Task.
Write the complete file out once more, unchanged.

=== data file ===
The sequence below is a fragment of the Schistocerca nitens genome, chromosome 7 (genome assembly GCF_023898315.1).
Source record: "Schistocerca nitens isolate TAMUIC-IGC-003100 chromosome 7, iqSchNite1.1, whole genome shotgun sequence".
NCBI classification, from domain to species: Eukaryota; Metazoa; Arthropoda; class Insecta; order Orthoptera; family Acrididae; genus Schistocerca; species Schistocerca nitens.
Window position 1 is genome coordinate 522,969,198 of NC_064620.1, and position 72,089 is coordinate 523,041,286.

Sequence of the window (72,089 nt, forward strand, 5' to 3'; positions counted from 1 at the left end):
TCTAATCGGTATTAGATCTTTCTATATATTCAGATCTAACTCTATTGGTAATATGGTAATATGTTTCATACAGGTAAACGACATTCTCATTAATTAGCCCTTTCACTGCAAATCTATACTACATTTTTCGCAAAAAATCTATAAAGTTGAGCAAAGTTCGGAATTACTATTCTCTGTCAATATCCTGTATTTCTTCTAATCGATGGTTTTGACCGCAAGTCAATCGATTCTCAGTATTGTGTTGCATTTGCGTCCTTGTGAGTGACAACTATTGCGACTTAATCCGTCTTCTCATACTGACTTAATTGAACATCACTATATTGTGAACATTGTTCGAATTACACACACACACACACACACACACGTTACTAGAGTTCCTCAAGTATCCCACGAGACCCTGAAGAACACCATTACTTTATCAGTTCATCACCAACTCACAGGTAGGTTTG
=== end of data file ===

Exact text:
The sequence below is a fragment of the Schistocerca nitens genome, chromosome 7 (genome assembly GCF_023898315.1).
Source record: "Schistocerca nitens isolate TAMUIC-IGC-003100 chromosome 7, iqSchNite1.1, whole genome shotgun sequence".
NCBI classification, from domain to species: Eukaryota; Metazoa; Arthropoda; class Insecta; order Orthoptera; family Acrididae; genus Schistocerca; species Schistocerca nitens.
Window position 1 is genome coordinate 522,969,198 of NC_064620.1, and position 72,089 is coordinate 523,041,286.

Sequence of the window (72,089 nt, forward strand, 5' to 3'; positions counted from 1 at the left end):
TCTAATCGGTATTAGATCTTTCTATATATTCAGATCTAACTCTATTGGTAATATGGTAATATGTTTCATACAGGTAAACGACATTCTCATTAATTAGCCCTTTCACTGCAAATCTATACTACATTTTTCGCAAAAAATCTATAAAGTTGAGCAAAGTTCGGAATTACTATTCTCTGTCAATATCCTGTATTTCTTCTAATCGATGGTTTTGACCGCAAGTCAATCGATTCTCAGTATTGTGTTGCATTTGCGTCCTTGTGAGTGACAACTATTGCGACTTAATCCGTCTTCTCATACTGACTTAATTGAACATCACTATATTGTGAACATTGTTCGAATTACACACACACACACACACACACACGTTACTAGAGTTCCTCAAGTATCCCACGAGACCCTGAAGAACACCATTACTTTATCAGTTCATCACCAACTCACAGGTAGGTTTG